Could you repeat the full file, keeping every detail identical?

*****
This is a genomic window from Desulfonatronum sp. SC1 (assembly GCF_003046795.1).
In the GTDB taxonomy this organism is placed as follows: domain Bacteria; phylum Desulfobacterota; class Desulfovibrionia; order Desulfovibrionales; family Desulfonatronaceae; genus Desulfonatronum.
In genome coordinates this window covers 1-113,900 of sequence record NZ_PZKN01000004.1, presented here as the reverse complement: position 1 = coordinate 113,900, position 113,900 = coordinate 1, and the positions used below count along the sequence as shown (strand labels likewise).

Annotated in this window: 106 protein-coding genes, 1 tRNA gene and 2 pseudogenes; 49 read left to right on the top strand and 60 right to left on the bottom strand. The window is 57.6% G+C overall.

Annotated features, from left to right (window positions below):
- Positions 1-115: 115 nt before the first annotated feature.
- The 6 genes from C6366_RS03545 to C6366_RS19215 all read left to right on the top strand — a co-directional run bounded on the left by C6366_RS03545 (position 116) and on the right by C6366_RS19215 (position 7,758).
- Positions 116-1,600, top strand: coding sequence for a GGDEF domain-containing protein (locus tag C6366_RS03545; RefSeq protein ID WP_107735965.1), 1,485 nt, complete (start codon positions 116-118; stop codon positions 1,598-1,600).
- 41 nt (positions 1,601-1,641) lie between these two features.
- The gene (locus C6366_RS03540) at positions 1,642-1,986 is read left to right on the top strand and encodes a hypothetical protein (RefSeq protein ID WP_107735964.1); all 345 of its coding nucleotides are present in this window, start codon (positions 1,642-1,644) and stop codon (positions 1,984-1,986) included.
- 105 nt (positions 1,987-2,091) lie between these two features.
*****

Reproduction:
This is a genomic window from Desulfonatronum sp. SC1 (assembly GCF_003046795.1).
In the GTDB taxonomy this organism is placed as follows: domain Bacteria; phylum Desulfobacterota; class Desulfovibrionia; order Desulfovibrionales; family Desulfonatronaceae; genus Desulfonatronum.
In genome coordinates this window covers 1-113,900 of sequence record NZ_PZKN01000004.1, presented here as the reverse complement: position 1 = coordinate 113,900, position 113,900 = coordinate 1, and the positions used below count along the sequence as shown (strand labels likewise).

Annotated in this window: 106 protein-coding genes, 1 tRNA gene and 2 pseudogenes; 49 read left to right on the top strand and 60 right to left on the bottom strand. The window is 57.6% G+C overall.

Annotated features, from left to right (window positions below):
- Positions 1-115: 115 nt before the first annotated feature.
- The 6 genes from C6366_RS03545 to C6366_RS19215 all read left to right on the top strand — a co-directional run bounded on the left by C6366_RS03545 (position 116) and on the right by C6366_RS19215 (position 7,758).
- Positions 116-1,600, top strand: coding sequence for a GGDEF domain-containing protein (locus tag C6366_RS03545; RefSeq protein ID WP_107735965.1), 1,485 nt, complete (start codon positions 116-118; stop codon positions 1,598-1,600).
- 41 nt (positions 1,601-1,641) lie between these two features.
- The gene (locus C6366_RS03540) at positions 1,642-1,986 is read left to right on the top strand and encodes a hypothetical protein (RefSeq protein ID WP_107735964.1); all 345 of its coding nucleotides are present in this window, start codon (positions 1,642-1,644) and stop codon (positions 1,984-1,986) included.
- 105 nt (positions 1,987-2,091) lie between these two features.